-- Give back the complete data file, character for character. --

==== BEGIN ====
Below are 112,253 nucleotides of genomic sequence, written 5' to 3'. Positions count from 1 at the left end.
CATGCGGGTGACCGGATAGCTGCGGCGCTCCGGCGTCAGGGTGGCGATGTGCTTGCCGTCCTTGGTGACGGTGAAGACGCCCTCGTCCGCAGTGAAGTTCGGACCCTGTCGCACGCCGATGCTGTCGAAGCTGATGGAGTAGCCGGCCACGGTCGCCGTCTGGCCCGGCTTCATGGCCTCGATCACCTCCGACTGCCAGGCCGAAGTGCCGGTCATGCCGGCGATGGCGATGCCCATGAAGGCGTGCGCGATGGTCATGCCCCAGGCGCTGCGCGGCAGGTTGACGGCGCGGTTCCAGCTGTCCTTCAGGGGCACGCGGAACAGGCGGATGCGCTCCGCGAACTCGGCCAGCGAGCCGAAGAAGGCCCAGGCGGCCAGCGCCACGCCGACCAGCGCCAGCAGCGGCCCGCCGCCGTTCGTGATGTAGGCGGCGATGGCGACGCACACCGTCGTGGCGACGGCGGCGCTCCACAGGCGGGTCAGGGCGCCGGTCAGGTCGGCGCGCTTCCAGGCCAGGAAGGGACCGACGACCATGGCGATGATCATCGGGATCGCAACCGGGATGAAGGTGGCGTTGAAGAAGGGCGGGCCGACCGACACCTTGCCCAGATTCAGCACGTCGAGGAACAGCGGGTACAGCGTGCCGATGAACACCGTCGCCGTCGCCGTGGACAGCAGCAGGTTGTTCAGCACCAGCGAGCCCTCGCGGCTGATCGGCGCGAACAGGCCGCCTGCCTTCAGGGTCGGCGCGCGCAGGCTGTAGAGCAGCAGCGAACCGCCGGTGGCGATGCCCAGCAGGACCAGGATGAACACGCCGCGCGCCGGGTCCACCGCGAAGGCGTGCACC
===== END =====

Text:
Below are 112,253 nucleotides of genomic sequence, written 5' to 3'. Positions count from 1 at the left end.
CATGCGGGTGACCGGATAGCTGCGGCGCTCCGGCGTCAGGGTGGCGATGTGCTTGCCGTCCTTGGTGACGGTGAAGACGCCCTCGTCCGCAGTGAAGTTCGGACCCTGTCGCACGCCGATGCTGTCGAAGCTGATGGAGTAGCCGGCCACGGTCGCCGTCTGGCCCGGCTTCATGGCCTCGATCACCTCCGACTGCCAGGCCGAAGTGCCGGTCATGCCGGCGATGGCGATGCCCATGAAGGCGTGCGCGATGGTCATGCCCCAGGCGCTGCGCGGCAGGTTGACGGCGCGGTTCCAGCTGTCCTTCAGGGGCACGCGGAACAGGCGGATGCGCTCCGCGAACTCGGCCAGCGAGCCGAAGAAGGCCCAGGCGGCCAGCGCCACGCCGACCAGCGCCAGCAGCGGCCCGCCGCCGTTCGTGATGTAGGCGGCGATGGCGACGCACACCGTCGTGGCGACGGCGGCGCTCCACAGGCGGGTCAGGGCGCCGGTCAGGTCGGCGCGCTTCCAGGCCAGGAAGGGACCGACGACCATGGCGATGATCATCGGGATCGCAACCGGGATGAAGGTGGCGTTGAAGAAGGGCGGGCCGACCGACACCTTGCCCAGATTCAGCACGTCGAGGAACAGCGGGTACAGCGTGCCGATGAACACCGTCGCCGTCGCCGTGGACAGCAGCAGGTTGTTCAGCACCAGCGAGCCCTCGCGGCTGATCGGCGCGAACAGGCCGCCTGCCTTCAGGGTCGGCGCGCGCAGGCTGTAGAGCAGCAGCGAACCGCCGGTGGCGATGCCCAGCAGGACCAGGATGAACACGCCGCGCGCCGGGTCCACCGCGAAGGCGTGCACC